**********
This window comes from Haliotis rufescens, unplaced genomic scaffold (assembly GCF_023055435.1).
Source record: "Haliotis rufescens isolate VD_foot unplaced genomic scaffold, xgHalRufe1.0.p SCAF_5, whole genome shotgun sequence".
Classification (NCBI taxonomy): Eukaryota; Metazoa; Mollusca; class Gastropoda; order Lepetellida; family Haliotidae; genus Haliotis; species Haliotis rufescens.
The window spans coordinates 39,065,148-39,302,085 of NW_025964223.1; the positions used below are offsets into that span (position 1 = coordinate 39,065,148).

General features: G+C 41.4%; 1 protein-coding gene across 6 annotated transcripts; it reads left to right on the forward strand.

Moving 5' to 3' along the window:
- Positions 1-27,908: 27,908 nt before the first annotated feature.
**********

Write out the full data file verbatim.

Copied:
This window comes from Haliotis rufescens, unplaced genomic scaffold (assembly GCF_023055435.1).
Source record: "Haliotis rufescens isolate VD_foot unplaced genomic scaffold, xgHalRufe1.0.p SCAF_5, whole genome shotgun sequence".
Classification (NCBI taxonomy): Eukaryota; Metazoa; Mollusca; class Gastropoda; order Lepetellida; family Haliotidae; genus Haliotis; species Haliotis rufescens.
The window spans coordinates 39,065,148-39,302,085 of NW_025964223.1; the positions used below are offsets into that span (position 1 = coordinate 39,065,148).

General features: G+C 41.4%; 1 protein-coding gene across 6 annotated transcripts; it reads left to right on the forward strand.

Moving 5' to 3' along the window:
- Positions 1-27,908: 27,908 nt before the first annotated feature.